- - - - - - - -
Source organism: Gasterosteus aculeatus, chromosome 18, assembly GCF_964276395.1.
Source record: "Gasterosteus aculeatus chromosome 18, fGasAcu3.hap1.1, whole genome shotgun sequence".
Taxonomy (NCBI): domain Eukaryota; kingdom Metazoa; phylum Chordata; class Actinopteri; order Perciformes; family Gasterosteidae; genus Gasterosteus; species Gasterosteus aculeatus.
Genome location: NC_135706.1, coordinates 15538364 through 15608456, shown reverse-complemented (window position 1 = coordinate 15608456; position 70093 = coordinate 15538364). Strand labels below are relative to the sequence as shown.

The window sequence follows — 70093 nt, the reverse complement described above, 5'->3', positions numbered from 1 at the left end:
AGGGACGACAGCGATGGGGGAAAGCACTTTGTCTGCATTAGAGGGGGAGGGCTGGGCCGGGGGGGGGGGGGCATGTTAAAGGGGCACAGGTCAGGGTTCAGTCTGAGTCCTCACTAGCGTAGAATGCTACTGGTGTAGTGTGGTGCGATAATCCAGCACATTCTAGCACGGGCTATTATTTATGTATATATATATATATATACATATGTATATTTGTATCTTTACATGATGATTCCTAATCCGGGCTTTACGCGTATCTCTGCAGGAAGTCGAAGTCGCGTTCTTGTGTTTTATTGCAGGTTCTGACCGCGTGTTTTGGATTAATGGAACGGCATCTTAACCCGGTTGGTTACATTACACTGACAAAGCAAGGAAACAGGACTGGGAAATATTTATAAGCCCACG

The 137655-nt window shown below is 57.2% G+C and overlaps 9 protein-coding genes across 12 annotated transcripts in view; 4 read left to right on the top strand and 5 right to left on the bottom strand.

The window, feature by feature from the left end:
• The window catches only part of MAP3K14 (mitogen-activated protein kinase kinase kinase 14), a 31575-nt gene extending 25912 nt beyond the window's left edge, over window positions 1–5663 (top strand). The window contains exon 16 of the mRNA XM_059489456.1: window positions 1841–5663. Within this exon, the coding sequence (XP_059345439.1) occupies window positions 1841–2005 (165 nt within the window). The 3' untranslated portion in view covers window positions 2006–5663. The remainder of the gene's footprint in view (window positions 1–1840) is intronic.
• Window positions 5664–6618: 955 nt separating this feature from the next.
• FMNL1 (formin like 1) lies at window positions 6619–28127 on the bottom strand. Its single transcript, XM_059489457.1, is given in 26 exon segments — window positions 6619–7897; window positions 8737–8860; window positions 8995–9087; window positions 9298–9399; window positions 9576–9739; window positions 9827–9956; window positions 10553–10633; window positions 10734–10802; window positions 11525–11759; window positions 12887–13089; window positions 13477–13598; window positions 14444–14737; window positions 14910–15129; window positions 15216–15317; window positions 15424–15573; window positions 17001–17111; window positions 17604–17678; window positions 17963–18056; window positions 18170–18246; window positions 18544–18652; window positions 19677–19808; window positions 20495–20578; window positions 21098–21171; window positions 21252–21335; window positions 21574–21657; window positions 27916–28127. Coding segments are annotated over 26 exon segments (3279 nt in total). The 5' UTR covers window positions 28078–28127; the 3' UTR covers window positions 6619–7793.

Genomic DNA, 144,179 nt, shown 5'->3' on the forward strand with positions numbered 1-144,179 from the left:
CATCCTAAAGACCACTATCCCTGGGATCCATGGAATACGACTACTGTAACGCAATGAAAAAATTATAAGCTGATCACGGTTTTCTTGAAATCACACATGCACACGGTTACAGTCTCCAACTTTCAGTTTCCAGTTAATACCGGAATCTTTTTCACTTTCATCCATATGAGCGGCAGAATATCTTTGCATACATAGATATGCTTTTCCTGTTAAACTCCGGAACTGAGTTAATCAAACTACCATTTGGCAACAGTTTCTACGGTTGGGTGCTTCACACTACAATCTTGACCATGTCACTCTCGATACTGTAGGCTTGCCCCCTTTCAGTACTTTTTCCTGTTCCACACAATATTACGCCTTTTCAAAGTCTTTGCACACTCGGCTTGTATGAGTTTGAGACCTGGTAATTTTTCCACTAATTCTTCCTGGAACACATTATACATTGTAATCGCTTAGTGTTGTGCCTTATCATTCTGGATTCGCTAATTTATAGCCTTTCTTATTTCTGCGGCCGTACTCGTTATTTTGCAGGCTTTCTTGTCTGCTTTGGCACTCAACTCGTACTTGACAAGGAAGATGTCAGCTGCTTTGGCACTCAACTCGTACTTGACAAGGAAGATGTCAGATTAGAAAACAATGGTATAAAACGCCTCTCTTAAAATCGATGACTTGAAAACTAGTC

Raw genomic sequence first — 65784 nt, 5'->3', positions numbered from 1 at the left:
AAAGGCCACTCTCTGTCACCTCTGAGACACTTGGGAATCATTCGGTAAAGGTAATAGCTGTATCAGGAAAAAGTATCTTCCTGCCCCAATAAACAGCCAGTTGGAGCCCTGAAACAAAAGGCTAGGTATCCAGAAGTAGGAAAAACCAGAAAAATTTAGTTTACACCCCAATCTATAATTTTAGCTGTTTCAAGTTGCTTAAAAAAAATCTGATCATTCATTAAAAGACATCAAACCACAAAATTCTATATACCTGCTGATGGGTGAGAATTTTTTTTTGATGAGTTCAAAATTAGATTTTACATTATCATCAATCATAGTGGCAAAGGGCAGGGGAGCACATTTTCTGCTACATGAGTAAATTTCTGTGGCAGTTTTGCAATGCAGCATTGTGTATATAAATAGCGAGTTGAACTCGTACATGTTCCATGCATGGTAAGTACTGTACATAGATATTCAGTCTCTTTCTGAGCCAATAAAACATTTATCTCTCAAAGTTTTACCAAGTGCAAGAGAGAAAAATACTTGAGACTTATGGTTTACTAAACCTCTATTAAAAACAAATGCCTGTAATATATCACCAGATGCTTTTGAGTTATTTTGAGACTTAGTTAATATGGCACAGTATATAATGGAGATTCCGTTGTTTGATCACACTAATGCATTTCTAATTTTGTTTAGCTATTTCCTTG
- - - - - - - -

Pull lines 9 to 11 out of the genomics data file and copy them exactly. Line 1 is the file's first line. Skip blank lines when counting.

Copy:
• The window catches only part of MAP3K14 (mitogen-activated protein kinase kinase kinase 14), a 31575-nt gene extending 25912 nt beyond the window's left edge, over window positions 1–5663 (top strand). The window contains exon 16 of the mRNA XM_059489456.1: window positions 1841–5663. Within this exon, the coding sequence (XP_059345439.1) occupies window positions 1841–2005 (165 nt within the window). The 3' untranslated portion in view covers window positions 2006–5663. The remainder of the gene's footprint in view (window positions 1–1840) is intronic.
• Window positions 5664–6618: 955 nt separating this feature from the next.
• FMNL1 (formin like 1) lies at window positions 6619–28127 on the bottom strand. Its single transcript, XM_059489457.1, is given in 26 exon segments — window positions 6619–7897; window positions 8737–8860; window positions 8995–9087; window positions 9298–9399; window positions 9576–9739; window positions 9827–9956; window positions 10553–10633; window positions 10734–10802; window positions 11525–11759; window positions 12887–13089; window positions 13477–13598; window positions 14444–14737; window positions 14910–15129; window positions 15216–15317; window positions 15424–15573; window positions 17001–17111; window positions 17604–17678; window positions 17963–18056; window positions 18170–18246; window positions 18544–18652; window positions 19677–19808; window positions 20495–20578; window positions 21098–21171; window positions 21252–21335; window positions 21574–21657; window positions 27916–28127. Coding segments are annotated over 26 exon segments (3279 nt in total). The 5' UTR covers window positions 28078–28127; the 3' UTR covers window positions 6619–7793.